John Dupps of Dayton, Ohio, Cliff Slater of Hawaii, Big Jim McIntyre of Salt Lake City, UT, and John Bryant of South Africa joined Todd and for a truly memorable safari.  One of my fondest memories of the trip was hearing John say over and over with his distinctive South African accent, "Mind the thorns, boys!" whenever we were just about to get scalped by a low-hanging acacia.  We had lions in the trees at Manyara, including one that we did not see that rested just ten feet and directly above us...  We had baby Vervet Monkeys and baby Olive Baboons.  We photographed Grant's Gazelles, tommies, and impalas, all in golden light.   We had some great giraffes, and dozens of wonderful chances with  African elephants.  We had silver-backed and golden jackals--one of the latter ran alongside the van carrying the head of a baby wildebeest!  We had great flight shooting on an east wind morning as several species of vultures came into a kill.  We had so many great chances that it would take a book to describe them all.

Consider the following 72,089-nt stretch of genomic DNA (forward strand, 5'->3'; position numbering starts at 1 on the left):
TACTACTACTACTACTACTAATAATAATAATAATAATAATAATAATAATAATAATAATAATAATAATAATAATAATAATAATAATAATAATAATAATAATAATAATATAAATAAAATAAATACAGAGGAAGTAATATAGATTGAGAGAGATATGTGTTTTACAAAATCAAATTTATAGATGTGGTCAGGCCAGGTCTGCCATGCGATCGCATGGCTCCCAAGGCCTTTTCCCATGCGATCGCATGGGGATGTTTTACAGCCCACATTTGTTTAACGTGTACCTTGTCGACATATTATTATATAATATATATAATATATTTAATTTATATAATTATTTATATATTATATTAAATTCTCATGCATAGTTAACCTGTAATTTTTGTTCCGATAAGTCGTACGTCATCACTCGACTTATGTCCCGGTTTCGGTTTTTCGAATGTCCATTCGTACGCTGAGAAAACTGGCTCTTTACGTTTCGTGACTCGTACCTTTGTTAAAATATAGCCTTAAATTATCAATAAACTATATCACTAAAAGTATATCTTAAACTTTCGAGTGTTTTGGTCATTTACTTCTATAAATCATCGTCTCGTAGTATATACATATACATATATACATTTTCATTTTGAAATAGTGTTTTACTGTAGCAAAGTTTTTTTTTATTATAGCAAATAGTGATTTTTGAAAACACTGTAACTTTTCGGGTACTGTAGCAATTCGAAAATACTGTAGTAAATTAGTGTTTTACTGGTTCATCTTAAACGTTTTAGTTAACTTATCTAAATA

Green-backed Heron with Frog, Serengeti N. Pk.  

Digital capture with Canon EOS 1Ds, 500mm IS lens and 2X TC 

ISO 400. Evaluative Metering +1/3 stop = 1/100 sec. at f/11 

Safari Todd-Pod with Wimberley Head

Image copyright 2003 Arthur Morris/BIRDS AS ART

I was glad that I brought the 5 IS rather than the 600mm.  The 500's light weight made it easier to handle in the van and with a very sharp 1000mm focal length at my beck and call, and I had plenty of reach for birds and the smaller mammals.